There are certain limitations of the study which need to be considered while interpreting results. First of all, cross sectional nature of study design does not claim cause and effect relationship (temporal relationship) between variables in our model and overweight and obese status of students. Secondly, baseline data regarding weight status of medical students at time of their admission was missing which otherwise could have helped us reasonably to conclude whether those students were overweight or obese at the time of admission into medical college or whether they gained weight thereafter. Thirdly, chance of self reporting bias in self administered questionnaires cannot be ruled out. Fourthly, diet is a complex variable in health research and it needs careful measurement which could not have been achieved in this study. Similarly, generalizability of finding is limited to public sector’s institutes only as medical students of a private university may have difference of the socioeconomic status. Finally, these results cannot be generalized to students of other speciality e.g. dentists, pharmacy, physiotherapy or nursing. Future researchers can design multi-centred cross sectional study to include sample of medical students from public and private sectors in order to enhance external generalizability of the findings. In the same way, it would be great to explore the problem of overweight and obesity among other science students e.g. dentists, pharmacy, physiotherapy or nursing etc.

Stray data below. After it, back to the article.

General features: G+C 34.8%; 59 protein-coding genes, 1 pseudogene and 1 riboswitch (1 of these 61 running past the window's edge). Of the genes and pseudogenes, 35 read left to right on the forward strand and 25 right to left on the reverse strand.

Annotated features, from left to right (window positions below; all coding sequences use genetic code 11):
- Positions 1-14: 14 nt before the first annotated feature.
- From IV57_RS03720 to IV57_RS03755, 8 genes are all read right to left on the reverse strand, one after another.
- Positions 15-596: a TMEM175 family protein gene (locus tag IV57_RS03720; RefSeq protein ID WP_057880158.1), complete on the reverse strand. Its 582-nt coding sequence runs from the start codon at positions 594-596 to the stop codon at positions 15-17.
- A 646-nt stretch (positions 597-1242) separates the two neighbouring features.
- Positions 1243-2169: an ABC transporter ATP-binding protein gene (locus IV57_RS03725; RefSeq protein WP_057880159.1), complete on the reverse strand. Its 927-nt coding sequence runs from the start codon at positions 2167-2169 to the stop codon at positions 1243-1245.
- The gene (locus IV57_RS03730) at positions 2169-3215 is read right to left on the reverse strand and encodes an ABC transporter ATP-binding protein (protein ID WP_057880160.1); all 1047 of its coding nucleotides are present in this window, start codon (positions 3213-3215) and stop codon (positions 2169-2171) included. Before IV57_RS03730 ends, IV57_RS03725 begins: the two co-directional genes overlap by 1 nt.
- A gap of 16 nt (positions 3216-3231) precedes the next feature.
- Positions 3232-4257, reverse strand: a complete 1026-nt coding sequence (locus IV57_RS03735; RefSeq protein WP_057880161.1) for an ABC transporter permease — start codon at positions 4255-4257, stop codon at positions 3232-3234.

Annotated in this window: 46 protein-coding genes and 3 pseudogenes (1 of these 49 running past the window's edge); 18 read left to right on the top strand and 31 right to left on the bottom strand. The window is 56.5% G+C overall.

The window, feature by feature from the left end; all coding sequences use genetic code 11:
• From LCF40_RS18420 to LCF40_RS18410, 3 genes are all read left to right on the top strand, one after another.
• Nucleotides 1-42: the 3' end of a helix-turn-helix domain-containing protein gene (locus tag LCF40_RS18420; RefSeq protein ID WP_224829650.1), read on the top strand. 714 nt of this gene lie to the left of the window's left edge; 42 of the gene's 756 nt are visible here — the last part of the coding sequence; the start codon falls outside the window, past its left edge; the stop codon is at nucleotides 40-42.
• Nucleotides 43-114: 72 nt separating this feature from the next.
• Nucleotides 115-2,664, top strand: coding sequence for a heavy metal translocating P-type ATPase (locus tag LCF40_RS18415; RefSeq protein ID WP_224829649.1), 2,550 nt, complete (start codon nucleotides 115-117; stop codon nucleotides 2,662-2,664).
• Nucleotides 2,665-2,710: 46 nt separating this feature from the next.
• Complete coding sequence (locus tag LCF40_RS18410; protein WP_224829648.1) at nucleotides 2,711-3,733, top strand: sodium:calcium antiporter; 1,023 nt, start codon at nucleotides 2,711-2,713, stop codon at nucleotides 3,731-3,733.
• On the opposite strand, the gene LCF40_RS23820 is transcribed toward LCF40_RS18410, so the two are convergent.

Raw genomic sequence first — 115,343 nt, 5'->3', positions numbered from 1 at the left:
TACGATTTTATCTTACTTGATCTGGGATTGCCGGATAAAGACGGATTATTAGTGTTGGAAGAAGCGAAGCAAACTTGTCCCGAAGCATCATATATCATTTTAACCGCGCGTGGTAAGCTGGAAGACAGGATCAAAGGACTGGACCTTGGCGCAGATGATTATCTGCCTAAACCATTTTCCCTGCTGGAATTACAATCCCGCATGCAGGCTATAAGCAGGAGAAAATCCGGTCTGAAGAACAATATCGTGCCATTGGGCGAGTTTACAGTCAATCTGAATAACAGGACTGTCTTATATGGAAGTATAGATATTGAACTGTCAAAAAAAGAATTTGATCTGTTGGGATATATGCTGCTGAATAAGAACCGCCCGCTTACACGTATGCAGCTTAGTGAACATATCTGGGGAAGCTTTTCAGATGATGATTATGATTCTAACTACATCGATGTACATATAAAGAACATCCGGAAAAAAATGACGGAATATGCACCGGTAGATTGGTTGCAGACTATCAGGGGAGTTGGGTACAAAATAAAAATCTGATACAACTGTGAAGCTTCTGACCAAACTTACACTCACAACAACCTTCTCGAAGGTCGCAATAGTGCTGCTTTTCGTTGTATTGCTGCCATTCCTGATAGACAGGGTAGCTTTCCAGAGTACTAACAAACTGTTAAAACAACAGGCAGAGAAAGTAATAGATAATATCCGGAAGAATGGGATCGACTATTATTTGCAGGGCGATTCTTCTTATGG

Conclusion
The prevalence of overweight and obesity was high among medical students of public sector’s institutes in Karachi especially among male having family history of obesity, who had lunch at college, and had tea and snacks taking habits. There is need of a multifaceted intervention involving students, their families and university administration to work in coordination in order to intervene in this problem and to prevent its potential consequences. These efforts would enable medical students to practice a healthy diet and lifestyle and to be role models for the general society, to be followed in terms of a healthy weight. Thereafter we can hope to see medical professionals practicing as well as promoting a healthy diet and lifestyle.
References